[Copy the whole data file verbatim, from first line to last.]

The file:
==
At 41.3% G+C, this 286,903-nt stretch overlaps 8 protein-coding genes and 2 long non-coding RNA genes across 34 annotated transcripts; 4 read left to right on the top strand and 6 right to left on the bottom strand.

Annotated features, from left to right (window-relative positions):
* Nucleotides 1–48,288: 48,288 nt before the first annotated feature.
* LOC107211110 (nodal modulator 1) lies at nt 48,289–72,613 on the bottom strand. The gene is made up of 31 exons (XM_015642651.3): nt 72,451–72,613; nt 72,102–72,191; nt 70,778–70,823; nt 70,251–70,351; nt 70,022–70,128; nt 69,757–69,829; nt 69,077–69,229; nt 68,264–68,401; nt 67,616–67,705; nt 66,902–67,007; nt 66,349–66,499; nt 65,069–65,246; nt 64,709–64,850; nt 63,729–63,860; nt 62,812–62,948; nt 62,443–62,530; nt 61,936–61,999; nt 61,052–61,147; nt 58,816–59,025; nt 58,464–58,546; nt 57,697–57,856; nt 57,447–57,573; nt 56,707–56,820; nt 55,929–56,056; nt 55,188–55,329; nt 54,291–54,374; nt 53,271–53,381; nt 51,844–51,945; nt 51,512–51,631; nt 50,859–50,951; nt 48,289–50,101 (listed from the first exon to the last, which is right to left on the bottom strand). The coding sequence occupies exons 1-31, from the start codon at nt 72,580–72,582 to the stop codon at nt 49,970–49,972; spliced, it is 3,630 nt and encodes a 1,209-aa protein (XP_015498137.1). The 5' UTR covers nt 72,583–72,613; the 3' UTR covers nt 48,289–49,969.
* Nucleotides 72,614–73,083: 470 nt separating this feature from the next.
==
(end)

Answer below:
At 41.3% G+C, this 286,903-nt stretch overlaps 8 protein-coding genes and 2 long non-coding RNA genes across 34 annotated transcripts; 4 read left to right on the top strand and 6 right to left on the bottom strand.

Annotated features, from left to right (window-relative positions):
* Nucleotides 1–48,288: 48,288 nt before the first annotated feature.
* LOC107211110 (nodal modulator 1) lies at nt 48,289–72,613 on the bottom strand. The gene is made up of 31 exons (XM_015642651.3): nt 72,451–72,613; nt 72,102–72,191; nt 70,778–70,823; nt 70,251–70,351; nt 70,022–70,128; nt 69,757–69,829; nt 69,077–69,229; nt 68,264–68,401; nt 67,616–67,705; nt 66,902–67,007; nt 66,349–66,499; nt 65,069–65,246; nt 64,709–64,850; nt 63,729–63,860; nt 62,812–62,948; nt 62,443–62,530; nt 61,936–61,999; nt 61,052–61,147; nt 58,816–59,025; nt 58,464–58,546; nt 57,697–57,856; nt 57,447–57,573; nt 56,707–56,820; nt 55,929–56,056; nt 55,188–55,329; nt 54,291–54,374; nt 53,271–53,381; nt 51,844–51,945; nt 51,512–51,631; nt 50,859–50,951; nt 48,289–50,101 (listed from the first exon to the last, which is right to left on the bottom strand). The coding sequence occupies exons 1-31, from the start codon at nt 72,580–72,582 to the stop codon at nt 49,970–49,972; spliced, it is 3,630 nt and encodes a 1,209-aa protein (XP_015498137.1). The 5' UTR covers nt 72,583–72,613; the 3' UTR covers nt 48,289–49,969.
* Nucleotides 72,614–73,083: 470 nt separating this feature from the next.